No AAA blood was spilled by indies. AAA just sorta carried on doing its thing the same way AAA always did. Throw some money here. Advertise that there. Another studio closure here, another studio closure there. Another worker, matchsticks propping their eyes up because we’ve got to work harder, we need 300 men to make this videogame now. Get to it. We can prop this up with outsourcing, it’s cool. Just send us the boss fights, we’ll be OK. Chinese art farm? Alright! It’s business. It’s a machine. It’s a machine with creative and talented people powering it but it’s a machine. It’s a machine that can and does turn out fantastic videogames too.


Outside the machine people were still making games. Not necessarily better games just different games because that’s what people do when you give them tools, they make things. Because sod it, why not, right? Let’s make things!. Some of the people made things that were very successful too. Which is great and I’m sure we’ve been here before at some point or other but a few handfuls of very successful games does not a revolution make.

There was a tipping point, the point where so many people were making games because they could make games again, because technology permitted them to make games again. It became hard to ignore. And man, how long between AAA games? What are we supposed to do, hang on twelve months for the next exciting installment of Call Of Duty?

The media took a while to catch on too because it’d been a while since this sort of thing really poked its head above the surface. "Tell you what, let’s give it some back pages space and see what happens or something" How silly that seems now.

Being in on the ground floor, at times it felt like a revolution, sure. It felt like a massive swell of people taking videogames back. The press happy to trump the new game order and we all benefited from this but taking a step back now and nah, it was just people making games again because they could. We just got a bit carried away with the press and all that.. It all got a bit Oasis vs Blur or something and yeah, sorry about that. I’d say we won’t do it again but we’re human and we’re forever doing really stupid things again and again.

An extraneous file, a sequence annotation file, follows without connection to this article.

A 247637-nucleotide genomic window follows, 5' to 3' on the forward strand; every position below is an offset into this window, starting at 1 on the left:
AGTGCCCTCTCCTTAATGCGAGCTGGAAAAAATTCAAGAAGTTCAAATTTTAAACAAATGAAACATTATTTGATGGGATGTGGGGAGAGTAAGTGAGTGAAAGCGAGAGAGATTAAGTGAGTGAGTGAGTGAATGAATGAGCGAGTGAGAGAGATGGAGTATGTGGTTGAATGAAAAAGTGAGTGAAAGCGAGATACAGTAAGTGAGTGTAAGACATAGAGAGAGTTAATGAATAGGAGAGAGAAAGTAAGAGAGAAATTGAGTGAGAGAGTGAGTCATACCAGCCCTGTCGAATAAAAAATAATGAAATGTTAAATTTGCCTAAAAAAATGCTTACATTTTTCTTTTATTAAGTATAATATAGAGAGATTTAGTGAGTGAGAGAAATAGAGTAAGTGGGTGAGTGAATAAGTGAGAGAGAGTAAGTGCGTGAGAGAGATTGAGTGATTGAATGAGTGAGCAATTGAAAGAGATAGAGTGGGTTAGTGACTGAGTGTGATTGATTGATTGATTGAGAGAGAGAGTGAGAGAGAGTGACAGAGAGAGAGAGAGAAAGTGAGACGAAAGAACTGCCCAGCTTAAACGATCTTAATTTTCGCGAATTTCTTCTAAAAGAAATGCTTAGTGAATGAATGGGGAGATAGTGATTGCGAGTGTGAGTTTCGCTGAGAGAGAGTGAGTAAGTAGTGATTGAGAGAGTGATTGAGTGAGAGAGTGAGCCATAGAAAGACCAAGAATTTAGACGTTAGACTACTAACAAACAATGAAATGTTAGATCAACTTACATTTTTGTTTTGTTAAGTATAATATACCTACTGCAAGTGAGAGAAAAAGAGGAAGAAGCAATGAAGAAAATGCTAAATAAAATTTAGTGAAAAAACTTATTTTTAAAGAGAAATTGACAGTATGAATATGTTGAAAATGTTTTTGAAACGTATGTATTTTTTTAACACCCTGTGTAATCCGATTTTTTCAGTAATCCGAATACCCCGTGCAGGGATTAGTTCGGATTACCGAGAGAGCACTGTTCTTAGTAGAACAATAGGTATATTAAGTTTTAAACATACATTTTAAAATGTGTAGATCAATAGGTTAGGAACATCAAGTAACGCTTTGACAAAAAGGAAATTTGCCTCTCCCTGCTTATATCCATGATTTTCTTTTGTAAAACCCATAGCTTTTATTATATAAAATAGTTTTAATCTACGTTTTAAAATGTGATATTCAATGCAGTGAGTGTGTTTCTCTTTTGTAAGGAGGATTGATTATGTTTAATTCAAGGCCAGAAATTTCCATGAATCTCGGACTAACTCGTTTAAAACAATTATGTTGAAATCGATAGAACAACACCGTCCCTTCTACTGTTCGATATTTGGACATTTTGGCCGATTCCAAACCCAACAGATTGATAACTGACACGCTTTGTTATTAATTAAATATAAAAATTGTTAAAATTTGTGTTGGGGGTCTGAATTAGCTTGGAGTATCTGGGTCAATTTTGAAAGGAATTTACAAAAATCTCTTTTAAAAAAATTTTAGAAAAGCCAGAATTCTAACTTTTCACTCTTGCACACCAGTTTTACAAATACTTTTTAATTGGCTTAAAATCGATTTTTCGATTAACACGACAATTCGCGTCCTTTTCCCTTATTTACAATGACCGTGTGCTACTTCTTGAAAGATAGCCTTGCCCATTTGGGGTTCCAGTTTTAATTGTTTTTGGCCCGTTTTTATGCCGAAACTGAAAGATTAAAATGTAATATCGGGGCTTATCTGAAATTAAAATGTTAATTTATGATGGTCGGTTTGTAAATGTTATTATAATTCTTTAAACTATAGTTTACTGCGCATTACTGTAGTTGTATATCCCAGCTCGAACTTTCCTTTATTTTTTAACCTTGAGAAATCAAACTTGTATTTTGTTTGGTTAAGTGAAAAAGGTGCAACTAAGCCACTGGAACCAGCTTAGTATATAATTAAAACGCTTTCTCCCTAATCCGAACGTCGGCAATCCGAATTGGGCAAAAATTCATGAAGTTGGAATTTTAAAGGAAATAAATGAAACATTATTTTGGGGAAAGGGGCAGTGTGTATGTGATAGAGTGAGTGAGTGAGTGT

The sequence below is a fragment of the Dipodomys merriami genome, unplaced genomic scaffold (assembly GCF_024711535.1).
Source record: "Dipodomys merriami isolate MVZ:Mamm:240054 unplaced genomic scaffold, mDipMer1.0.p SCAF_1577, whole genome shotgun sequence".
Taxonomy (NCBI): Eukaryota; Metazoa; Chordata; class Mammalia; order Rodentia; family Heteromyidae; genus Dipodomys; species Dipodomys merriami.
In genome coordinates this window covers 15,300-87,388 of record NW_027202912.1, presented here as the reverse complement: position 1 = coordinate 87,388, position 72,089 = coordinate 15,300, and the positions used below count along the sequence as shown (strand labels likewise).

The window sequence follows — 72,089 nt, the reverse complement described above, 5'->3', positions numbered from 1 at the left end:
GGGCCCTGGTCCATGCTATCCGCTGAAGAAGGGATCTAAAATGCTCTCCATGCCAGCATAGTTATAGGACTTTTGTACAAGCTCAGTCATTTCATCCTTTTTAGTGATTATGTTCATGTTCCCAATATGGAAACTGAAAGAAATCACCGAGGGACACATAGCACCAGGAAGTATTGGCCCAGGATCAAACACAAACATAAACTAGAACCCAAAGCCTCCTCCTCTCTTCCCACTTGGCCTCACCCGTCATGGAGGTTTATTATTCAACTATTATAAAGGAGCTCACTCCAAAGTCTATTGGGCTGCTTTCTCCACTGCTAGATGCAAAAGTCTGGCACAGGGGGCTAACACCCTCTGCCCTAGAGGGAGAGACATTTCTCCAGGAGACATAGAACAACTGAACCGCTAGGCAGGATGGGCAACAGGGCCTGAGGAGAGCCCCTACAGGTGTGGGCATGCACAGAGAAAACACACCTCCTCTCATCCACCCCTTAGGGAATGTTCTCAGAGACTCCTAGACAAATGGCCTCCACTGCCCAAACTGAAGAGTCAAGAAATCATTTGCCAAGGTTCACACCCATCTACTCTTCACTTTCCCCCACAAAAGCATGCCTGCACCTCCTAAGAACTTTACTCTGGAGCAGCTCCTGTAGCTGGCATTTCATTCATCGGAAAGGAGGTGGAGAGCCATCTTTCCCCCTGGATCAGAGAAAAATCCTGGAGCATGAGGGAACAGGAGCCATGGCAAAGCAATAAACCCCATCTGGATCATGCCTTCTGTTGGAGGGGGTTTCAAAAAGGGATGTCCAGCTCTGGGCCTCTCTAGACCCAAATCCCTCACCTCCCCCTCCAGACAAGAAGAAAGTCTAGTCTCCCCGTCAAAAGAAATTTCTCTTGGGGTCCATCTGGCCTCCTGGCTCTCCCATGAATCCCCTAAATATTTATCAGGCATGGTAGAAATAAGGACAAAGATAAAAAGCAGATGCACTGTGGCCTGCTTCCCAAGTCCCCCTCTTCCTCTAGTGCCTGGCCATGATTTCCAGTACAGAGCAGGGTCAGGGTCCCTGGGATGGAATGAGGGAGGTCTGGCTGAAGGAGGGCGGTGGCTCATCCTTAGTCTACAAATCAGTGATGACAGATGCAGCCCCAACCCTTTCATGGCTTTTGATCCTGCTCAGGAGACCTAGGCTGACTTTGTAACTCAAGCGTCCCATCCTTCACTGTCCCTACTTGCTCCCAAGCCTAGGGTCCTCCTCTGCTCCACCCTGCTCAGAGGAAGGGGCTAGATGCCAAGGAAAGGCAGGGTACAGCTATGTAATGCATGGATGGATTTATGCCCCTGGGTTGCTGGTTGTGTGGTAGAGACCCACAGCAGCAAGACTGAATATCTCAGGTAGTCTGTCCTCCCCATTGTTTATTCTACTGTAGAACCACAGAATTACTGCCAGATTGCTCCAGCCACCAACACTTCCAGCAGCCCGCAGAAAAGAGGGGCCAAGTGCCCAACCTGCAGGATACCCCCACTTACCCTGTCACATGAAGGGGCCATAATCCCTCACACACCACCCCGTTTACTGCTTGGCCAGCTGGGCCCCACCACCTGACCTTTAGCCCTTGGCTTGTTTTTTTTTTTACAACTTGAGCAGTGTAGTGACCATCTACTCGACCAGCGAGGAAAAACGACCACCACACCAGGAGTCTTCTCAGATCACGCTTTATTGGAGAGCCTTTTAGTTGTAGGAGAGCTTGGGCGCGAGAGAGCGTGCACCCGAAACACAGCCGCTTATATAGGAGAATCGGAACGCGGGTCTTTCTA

So what did people do with this new found freedom and power? They picked up the threads AAA dropped. 2d because you don’t need money to make 2d look good. Then when tech pushed on further, screw it, we can do 3d. Let’s do 3d too. Off we go to make a new RPG, a new platformer, a new Myst, a new thing that AAA structured itself out of. Here’s a rogue-like videogame that’s a lot like a game that might have existed had we not all got confused and everything had to be 3d. Here’s a platform game but have you seen what we can do with the tech we have now? *turns camera around and magic! It’s 3d and you’re facing over there now*. Art games? Mel Croucher must be sitting there going “I knew I was right, thanks for finally catching on, folks”.


It was a course correction. We rolled it back a bit, picked it up from where we left off, kinda whistling away the tech wars because we all know we needed them but we don’t like to speak of all that except wasn’t Doom brilliant and I had a Playstation too, that Lara Croft, eh?

The indie revolution never took place. People just made some games and things had to fall back into place because there’s no turning back now.